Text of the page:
Rhode Island has a few quirky food items that locals find completely ordinary but which might cause confusion for the uninformed tourist. Here are some of the most commonly encountered—and uniquely delicious—items for which the Ocean State is known.
- Quahogs are hard-shell clams found in abundance on Rhode Island’s sandy shores, inlets, and salt ponds. These tasty bivalves can be found on restaurant menus all over the state, but they taste even better if you dig them yourself. Popular “quahogging” spots include the Point Judith Salt Pond in Galilee, and Ninigret Pond in Charlestown. Note: shellfishing licenses are required for out-of-state residents and can be obtained through the RI DEM.
- Stuffies, a common menu item at many restaurants, are quahog shells stuffed with a mixture of minced clams and breadcrumb stuffing usually containing onions, celery, garlic, spices, and herbs. They are especially delicious with a bit of fresh-squeezed lemon juice and hot sauce. Exceptionally good stuffies can be found at the Matunuck Oyster Bar in East Matunuck (a gorgeous view of the salt pond makes them taste that much better) (629 Succotash Rd., 401/783-4202, 11:30am-10pm daily).
- Coffee Milk is the official state drink; it’s a rather self-explanatory mixture of milk and coffee syrup, which is a rarity in other states but can be found on grocery shelves throughout Rhode Island. Any Rhode Island diner worth its salt will have coffee milk on the menu—try the Modern Diner in Pawtucket (364 East Ave., Pawtucket, 401/726-8390, 6am-2pm Mon.-Sat., 7am-2pm Sun.), just over the Providence line.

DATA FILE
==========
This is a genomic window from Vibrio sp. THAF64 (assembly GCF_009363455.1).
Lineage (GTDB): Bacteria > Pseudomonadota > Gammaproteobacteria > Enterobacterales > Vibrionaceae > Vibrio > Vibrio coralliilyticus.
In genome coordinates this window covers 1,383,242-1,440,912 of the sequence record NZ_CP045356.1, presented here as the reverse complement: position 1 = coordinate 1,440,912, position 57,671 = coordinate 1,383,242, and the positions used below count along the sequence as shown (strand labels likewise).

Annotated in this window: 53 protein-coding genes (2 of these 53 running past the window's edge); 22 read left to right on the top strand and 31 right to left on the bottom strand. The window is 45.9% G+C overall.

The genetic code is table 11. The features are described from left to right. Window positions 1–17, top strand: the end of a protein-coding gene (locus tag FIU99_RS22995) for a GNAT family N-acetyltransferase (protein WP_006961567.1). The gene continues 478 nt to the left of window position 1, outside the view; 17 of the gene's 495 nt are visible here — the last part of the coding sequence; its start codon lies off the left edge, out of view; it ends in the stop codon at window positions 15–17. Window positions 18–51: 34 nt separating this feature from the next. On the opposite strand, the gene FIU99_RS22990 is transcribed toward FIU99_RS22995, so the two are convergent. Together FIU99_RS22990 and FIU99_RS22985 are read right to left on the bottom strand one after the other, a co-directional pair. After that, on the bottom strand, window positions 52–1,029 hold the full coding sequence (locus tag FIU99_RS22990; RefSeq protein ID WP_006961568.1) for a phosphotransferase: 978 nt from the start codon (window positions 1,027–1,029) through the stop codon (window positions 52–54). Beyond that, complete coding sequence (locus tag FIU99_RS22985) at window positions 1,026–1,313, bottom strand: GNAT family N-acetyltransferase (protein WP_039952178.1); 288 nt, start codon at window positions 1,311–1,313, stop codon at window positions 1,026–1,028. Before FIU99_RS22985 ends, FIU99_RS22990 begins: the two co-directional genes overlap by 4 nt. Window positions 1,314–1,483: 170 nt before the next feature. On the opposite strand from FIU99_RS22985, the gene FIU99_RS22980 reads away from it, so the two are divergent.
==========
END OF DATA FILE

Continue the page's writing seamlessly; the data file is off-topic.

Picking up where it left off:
- A Cabinet is Rhode Island-ese for what is basically a milkshake: blended ice cream and milk. Coffee cabinets with Autocrat coffee syrup are a local favorite, but you can get them in a variety of flavors, locally made, at Gray’s Ice Cream in Tiverton (16 East Rd., Tiverton, 401/624-4500, 6:30am-9pm daily summer, call for off-season hours).
- Hot wieners or New York System wieners are famous staples of Rhode Island food culture and can be found at several New York System diners throughout the state. This strange, tiny hot dog is served on a steamed bun and tastes best when ordered “all the way,” which means loaded with chopped onions, celery salt, yellow mustard, and seasoned meat sauce. The legendary Olneyville New York System in Providence (18 Plainfield St., 401/621-9500) is the best spot to enjoy them.
- Del’s is the locally favored brand of frozen lemonade slush sold from trucks and lemonade stands all over the state. Look for the yellow and green striped Del’s umbrella stands or trucks that park at beaches during the summer, or head to 1260 Oaklawn Avenue in Cranston, where the first Del’s Lemonade stand opened in 1948.